As you will see by the listing below, Ms Sgro has upped her chances in this lottery by proposing three motions on Korea. One of them seems a little dated, offering sympathy to the families of the sailors killed on the Cheonan, and pledging support for South Korean President Lee Myung Bak’s response to “the act of aggression by North Korea”. The two other motions are identical, but assigned different numbers. They call for increased food aid to be sent to North Korea for starving families and for Canada to work with UNHCR to improve the lives of North Korean refugees, while applying pressure on China to stop repatriating them and to work with the International Community “to stop the human rights atrocities and human trafficking.”

Mr. Julian has a more modest approach, simply asking Canada, together with the international community, to pressure China “to authorize the safe passage of North Korean refugees to South Korea.”

Mr. Devolin, the only MP to use the official — and correct — designation “Democratic People’s Republic of Korea (DPRK)” and — also correctly and professionally — asks Canada to “express concern” about the situation of North Korean refugees who find themselves in China, and to “encourage” (not “pressure”) China to work with the international community and the UNHCR “to find a solution that respects China’s right to defend its borders and security while upholding the rights of DPRK citizens, as articulated by the United Nations Convention Relating to the Status of Refugees.”

If these motions were to be dealt with as a group (they won’t be) and if I were a member of parliament (I’m not), my vote would certainly go with Mr. Devolin’s deft and diplomatic formulation.

To browse through the texts of these and hundreds of other motions, check out Private Members� Business, Tuesday, October 5, 2010 (No. 77).

Here are the full texts of the relevant motions in both official languages:

M-369 - March 3, 2010 – Mr. Devolin (Haliburton-Kawartha Lakes-Brock) – That, in the opinion of the House, the government should: (a) express its concern over the situation of citizens of the Democratic People�s Republic of Korea (DPRK) who have fled to China and who fear imprisonment, torture and potential execution if forcibly returned to their country; and (b) encourage the government of China to work with the international community, including Canada and the United Nations High Commission for Refugees, to find a solution that respects China�s right to defend its borders and security while upholding the rights of DPRK citizens, as articulated by the United Nations Convention Relating to the Status of Refugees.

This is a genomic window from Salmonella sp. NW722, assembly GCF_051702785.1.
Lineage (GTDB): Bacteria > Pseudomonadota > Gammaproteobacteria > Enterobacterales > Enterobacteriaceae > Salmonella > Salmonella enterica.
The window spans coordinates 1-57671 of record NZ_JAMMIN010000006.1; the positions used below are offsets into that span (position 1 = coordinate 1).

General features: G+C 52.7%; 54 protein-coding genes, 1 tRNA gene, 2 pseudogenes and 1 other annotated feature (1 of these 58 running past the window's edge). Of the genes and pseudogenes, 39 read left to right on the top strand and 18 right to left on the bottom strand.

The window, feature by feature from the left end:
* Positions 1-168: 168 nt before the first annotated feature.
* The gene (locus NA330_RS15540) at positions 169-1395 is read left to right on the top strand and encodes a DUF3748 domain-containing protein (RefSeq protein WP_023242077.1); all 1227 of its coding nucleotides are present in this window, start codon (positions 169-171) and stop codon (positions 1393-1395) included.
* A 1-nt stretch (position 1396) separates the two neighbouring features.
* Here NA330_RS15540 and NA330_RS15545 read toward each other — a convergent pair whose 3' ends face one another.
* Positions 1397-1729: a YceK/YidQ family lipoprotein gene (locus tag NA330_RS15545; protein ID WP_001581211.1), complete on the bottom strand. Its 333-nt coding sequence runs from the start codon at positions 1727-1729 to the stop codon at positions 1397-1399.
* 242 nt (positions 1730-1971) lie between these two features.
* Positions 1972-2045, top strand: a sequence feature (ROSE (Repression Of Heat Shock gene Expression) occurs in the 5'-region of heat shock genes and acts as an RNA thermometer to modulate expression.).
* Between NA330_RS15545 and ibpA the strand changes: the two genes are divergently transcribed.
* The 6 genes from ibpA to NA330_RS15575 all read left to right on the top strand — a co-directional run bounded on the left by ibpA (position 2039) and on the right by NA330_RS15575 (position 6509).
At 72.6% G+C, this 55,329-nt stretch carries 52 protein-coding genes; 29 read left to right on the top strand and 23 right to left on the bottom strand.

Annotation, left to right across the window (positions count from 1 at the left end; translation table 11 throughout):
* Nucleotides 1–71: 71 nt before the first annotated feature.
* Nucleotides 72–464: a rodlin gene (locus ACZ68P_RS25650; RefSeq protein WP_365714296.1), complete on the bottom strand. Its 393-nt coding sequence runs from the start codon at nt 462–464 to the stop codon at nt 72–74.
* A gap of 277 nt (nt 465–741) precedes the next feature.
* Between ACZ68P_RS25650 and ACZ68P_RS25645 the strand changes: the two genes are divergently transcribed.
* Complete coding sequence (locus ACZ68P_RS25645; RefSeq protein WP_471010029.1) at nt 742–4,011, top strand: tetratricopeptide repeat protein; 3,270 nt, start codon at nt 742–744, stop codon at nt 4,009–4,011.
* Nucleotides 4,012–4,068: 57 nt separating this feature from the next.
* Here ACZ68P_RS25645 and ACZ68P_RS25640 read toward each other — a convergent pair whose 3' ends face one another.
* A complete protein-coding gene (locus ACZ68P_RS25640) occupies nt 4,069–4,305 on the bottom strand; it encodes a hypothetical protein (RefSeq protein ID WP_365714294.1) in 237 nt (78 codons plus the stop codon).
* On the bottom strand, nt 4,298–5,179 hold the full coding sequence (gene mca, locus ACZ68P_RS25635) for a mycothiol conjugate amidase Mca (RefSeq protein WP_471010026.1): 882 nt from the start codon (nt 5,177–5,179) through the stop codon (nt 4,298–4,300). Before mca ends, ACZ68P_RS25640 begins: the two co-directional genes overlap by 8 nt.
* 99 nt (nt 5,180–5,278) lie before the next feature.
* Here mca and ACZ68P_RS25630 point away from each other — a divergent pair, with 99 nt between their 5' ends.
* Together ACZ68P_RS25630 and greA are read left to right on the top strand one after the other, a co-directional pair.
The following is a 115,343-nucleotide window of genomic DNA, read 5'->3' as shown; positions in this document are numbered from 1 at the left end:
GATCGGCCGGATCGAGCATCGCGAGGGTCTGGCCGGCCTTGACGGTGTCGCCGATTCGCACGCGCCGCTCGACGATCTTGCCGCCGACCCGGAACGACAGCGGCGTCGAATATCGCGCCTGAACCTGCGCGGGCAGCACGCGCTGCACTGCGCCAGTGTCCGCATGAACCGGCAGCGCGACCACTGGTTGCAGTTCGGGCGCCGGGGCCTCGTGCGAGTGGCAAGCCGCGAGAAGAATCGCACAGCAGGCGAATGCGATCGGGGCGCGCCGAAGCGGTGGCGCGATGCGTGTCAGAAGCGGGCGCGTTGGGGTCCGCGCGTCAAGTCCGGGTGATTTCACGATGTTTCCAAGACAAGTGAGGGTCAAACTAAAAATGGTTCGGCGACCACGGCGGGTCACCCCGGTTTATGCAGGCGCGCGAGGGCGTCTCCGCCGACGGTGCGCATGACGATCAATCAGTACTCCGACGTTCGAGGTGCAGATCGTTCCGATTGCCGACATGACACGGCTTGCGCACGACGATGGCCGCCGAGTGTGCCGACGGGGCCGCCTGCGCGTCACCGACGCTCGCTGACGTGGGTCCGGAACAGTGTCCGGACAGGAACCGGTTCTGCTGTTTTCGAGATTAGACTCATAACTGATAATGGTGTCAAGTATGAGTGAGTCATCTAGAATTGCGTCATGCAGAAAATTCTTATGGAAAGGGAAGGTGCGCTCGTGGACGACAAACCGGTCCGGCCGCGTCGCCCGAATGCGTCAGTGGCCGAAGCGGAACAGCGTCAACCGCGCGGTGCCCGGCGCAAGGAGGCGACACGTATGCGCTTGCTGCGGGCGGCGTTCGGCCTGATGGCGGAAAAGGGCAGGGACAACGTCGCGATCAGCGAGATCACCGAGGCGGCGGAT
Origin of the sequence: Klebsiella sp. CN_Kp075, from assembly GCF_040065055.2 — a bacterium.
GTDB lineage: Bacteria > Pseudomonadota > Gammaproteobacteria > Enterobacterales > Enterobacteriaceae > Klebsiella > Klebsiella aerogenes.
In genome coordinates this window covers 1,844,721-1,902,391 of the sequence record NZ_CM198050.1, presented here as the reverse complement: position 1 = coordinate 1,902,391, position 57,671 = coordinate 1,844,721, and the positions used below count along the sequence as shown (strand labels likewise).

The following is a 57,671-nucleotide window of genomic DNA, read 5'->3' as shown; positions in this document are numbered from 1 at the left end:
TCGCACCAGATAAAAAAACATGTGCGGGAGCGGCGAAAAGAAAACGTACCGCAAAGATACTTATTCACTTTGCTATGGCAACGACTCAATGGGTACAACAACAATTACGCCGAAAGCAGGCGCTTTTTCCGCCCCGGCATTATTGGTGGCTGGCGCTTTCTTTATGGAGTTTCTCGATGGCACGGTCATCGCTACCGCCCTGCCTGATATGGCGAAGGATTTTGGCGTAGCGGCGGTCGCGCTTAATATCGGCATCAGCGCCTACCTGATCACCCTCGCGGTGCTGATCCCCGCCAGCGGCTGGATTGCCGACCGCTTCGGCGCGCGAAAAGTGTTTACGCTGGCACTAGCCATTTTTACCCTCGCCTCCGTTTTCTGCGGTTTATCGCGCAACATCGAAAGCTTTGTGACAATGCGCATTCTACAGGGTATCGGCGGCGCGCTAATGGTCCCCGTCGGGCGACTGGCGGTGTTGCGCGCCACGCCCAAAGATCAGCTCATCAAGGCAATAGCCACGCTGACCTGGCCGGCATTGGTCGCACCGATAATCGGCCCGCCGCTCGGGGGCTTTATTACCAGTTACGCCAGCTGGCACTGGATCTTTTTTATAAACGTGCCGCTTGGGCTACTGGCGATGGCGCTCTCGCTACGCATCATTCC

M-375 - March 3, 2010 – Ms. Sgro (York West) – That, in the opinion of the House, the government should use all available means to end the human suffering in North Korea, including, but not limited to, increasing food aid to feed countless starving families, to work with the United Nations High Commissioner for Refugees to improve the quality of life of refugees, putting pressure on China to accept and not repatriate North Korean refugees and working with the International Community to stop the human rights atrocities and human trafficking.

M-383 - March 3, 2010 – Mr. Julian (Burnaby-New Westminster) – That, in the opinion of the House, the government should work with the international community to put pressure on the Government of the People�s Republic of China to authorize the safe passage of North Korean refugees to South Korea.

M-539 - May 27, 2010 – Ms. Sgro (York West) – That the House extend its profound sympathies to the people of South Korea and especially to the families of the 46 South Korean sailors killed during the March 26, 2010, sinking of the South Korean naval vessel Cheonan and that the House, on behalf of the people of Canada, express an unwavering commitment to stand with the people of South Korea and to support President Lee Myung-bak in his decision to react following the act of aggression by North Korea on March 26, 2010.

M-540 - May 27, 2010 – Ms. Sgro (York West) – That, in the opinion of the House, the government should use all available means to end the human suffering in North Korea, including, but not limited to, increasing food aid to feed starving families, working with the United Nations High Commissioner for Refugees to improve the quality of life of refugees, putting pressure on China to accept and not repatriate North Korean refugees and working with the international community to stop the human rights atrocities and human trafficking.

%d bloggers like this: